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Union to welcome new college librarian


(Photo from Emory University)
(Photo from Emory University)

Union will welcome Frances Maloy as the new college librarian in August when she comes to campus to oversee the College’s library system and extensive book and art collections.

Maloy has decades of experience in overseeing libraries supporting higher education. She has worked at Emory University in Atlanta, Ga. for the last 20 years, most recently serving as its services division leader. She was also director of public services at the Hamilton College library. 

She is a member of numerous professional associations and organizations including the American Library Association and the Association of College and Research Libraries, of which she is a past president. 

Maloy said she values academic libraries and the roles they play in a young scholar’s education. “I think it speaks to my values around learning and the freedom to learn,” she said. “I love supporting the process of self-exploration and how colleges and universities allow students to grow mentally, physically and emotionally.”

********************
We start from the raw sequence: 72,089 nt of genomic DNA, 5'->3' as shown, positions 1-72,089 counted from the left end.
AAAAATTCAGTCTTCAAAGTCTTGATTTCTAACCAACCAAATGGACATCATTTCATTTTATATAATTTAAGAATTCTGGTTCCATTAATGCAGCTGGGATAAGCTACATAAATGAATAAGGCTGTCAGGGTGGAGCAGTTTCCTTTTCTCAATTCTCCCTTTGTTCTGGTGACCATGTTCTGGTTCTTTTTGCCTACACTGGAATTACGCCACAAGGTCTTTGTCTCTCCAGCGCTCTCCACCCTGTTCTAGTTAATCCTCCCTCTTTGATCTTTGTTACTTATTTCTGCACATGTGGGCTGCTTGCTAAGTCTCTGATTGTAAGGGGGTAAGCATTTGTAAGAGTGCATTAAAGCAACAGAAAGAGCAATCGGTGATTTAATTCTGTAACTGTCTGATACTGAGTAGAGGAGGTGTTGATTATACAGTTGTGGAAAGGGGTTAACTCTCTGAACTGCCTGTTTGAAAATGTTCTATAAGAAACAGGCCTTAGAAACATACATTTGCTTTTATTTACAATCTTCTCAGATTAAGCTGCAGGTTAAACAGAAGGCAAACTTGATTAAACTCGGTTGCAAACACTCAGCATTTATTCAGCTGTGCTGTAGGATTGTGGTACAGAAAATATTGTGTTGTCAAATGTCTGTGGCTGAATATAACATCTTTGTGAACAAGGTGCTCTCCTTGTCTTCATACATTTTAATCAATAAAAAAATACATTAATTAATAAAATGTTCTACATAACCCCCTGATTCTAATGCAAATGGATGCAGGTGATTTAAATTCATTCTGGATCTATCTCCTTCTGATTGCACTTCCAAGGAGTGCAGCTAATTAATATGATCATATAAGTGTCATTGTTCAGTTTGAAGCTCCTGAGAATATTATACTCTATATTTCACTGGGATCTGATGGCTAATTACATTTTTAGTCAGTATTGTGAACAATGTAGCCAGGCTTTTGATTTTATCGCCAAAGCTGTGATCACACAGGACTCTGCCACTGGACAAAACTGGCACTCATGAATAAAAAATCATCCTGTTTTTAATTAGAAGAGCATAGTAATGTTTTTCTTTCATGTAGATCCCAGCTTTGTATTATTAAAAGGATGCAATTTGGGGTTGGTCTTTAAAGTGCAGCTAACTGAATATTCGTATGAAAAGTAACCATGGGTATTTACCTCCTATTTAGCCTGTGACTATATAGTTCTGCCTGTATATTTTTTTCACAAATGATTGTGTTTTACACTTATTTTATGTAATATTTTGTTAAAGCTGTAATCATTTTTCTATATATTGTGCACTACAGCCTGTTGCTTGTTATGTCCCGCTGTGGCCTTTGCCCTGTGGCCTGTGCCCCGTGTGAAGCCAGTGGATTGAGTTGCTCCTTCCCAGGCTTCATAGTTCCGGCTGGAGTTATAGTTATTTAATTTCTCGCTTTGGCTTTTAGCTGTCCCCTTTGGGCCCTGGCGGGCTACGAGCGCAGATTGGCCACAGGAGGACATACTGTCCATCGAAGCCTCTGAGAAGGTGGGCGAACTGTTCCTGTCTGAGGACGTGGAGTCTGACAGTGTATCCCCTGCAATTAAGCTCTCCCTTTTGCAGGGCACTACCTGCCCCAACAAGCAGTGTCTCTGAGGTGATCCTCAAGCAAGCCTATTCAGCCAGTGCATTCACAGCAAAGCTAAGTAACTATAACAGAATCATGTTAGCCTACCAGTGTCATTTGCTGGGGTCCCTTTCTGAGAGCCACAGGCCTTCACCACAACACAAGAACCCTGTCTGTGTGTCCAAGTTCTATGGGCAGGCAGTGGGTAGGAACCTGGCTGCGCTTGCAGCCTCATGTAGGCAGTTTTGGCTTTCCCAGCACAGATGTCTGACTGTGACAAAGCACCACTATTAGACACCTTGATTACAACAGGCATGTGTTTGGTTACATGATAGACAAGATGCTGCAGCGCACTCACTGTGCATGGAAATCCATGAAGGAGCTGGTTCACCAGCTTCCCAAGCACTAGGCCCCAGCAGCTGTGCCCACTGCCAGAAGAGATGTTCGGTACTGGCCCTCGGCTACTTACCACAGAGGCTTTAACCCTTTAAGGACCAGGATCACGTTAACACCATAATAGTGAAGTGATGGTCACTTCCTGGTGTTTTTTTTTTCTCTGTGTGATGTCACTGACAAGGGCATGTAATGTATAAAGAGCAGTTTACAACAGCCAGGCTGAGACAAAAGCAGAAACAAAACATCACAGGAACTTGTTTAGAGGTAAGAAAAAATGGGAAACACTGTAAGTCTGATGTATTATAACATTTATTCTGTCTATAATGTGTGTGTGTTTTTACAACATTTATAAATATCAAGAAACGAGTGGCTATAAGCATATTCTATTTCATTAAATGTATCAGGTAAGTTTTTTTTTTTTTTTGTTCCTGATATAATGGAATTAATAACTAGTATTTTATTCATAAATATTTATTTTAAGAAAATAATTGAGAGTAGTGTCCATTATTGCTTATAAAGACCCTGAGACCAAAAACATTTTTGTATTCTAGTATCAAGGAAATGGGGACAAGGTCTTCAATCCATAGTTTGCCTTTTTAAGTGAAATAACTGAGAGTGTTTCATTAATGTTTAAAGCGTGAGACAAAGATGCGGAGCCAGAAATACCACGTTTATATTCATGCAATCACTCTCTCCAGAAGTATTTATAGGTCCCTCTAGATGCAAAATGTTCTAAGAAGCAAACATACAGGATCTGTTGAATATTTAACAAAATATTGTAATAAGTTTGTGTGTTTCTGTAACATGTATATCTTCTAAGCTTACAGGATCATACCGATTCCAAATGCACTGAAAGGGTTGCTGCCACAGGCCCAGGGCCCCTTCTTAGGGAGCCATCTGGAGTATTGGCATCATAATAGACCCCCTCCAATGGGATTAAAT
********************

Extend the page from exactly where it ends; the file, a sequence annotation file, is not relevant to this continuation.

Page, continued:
“She has a passion for libraries, extensive experience at Emory and Hamilton, dedication to supporting students, and a collaborative style with faculty and staff,” said Therese McCarty, the Stephen J. and Diane K. Ciesinski Dean of Faculty and vice president for Academic Affairs. “I am very grateful to the search committee, the library staff and other faculty and students who assisted with the search.” 

A Capital Region native, Maloy received her Bachelor of Arts degree from St. Lawrence University and her Masters of Library Science from the University at Albany. 

The transition from a larger university setting to a small, liberal arts college shouldn’t be difficult because the goals of libraries in higher education are very similar, she said. 

“Training the next generation of scholars is still at the very core of the two places.” 

Maloy will take over for Thomas McFadden, who has presided over Schaffer Library and its collections for the past 15 years.